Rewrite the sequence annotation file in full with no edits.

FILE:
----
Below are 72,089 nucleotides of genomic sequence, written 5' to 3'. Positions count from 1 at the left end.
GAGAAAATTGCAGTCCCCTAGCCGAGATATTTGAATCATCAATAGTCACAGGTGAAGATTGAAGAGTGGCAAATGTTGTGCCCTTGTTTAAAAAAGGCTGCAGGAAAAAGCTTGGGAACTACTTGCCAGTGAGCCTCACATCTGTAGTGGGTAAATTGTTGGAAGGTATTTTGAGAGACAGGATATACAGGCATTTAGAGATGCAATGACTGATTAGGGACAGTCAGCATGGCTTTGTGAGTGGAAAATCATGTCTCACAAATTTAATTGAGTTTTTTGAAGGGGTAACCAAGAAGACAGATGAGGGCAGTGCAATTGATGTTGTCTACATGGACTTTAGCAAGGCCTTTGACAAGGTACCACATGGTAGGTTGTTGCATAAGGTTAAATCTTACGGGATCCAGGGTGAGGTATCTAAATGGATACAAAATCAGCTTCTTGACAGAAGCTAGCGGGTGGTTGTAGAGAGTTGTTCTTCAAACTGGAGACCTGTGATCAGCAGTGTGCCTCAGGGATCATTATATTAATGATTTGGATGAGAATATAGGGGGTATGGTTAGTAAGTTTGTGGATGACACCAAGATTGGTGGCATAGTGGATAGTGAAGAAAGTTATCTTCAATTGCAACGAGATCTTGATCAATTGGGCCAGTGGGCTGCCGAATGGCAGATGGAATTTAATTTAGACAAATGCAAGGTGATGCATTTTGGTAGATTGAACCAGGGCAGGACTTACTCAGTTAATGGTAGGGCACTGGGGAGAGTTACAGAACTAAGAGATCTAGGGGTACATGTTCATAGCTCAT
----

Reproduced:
Below are 72,089 nucleotides of genomic sequence, written 5' to 3'. Positions count from 1 at the left end.
GAGAAAATTGCAGTCCCCTAGCCGAGATATTTGAATCATCAATAGTCACAGGTGAAGATTGAAGAGTGGCAAATGTTGTGCCCTTGTTTAAAAAAGGCTGCAGGAAAAAGCTTGGGAACTACTTGCCAGTGAGCCTCACATCTGTAGTGGGTAAATTGTTGGAAGGTATTTTGAGAGACAGGATATACAGGCATTTAGAGATGCAATGACTGATTAGGGACAGTCAGCATGGCTTTGTGAGTGGAAAATCATGTCTCACAAATTTAATTGAGTTTTTTGAAGGGGTAACCAAGAAGACAGATGAGGGCAGTGCAATTGATGTTGTCTACATGGACTTTAGCAAGGCCTTTGACAAGGTACCACATGGTAGGTTGTTGCATAAGGTTAAATCTTACGGGATCCAGGGTGAGGTATCTAAATGGATACAAAATCAGCTTCTTGACAGAAGCTAGCGGGTGGTTGTAGAGAGTTGTTCTTCAAACTGGAGACCTGTGATCAGCAGTGTGCCTCAGGGATCATTATATTAATGATTTGGATGAGAATATAGGGGGTATGGTTAGTAAGTTTGTGGATGACACCAAGATTGGTGGCATAGTGGATAGTGAAGAAAGTTATCTTCAATTGCAACGAGATCTTGATCAATTGGGCCAGTGGGCTGCCGAATGGCAGATGGAATTTAATTTAGACAAATGCAAGGTGATGCATTTTGGTAGATTGAACCAGGGCAGGACTTACTCAGTTAATGGTAGGGCACTGGGGAGAGTTACAGAACTAAGAGATCTAGGGGTACATGTTCATAGCTCAT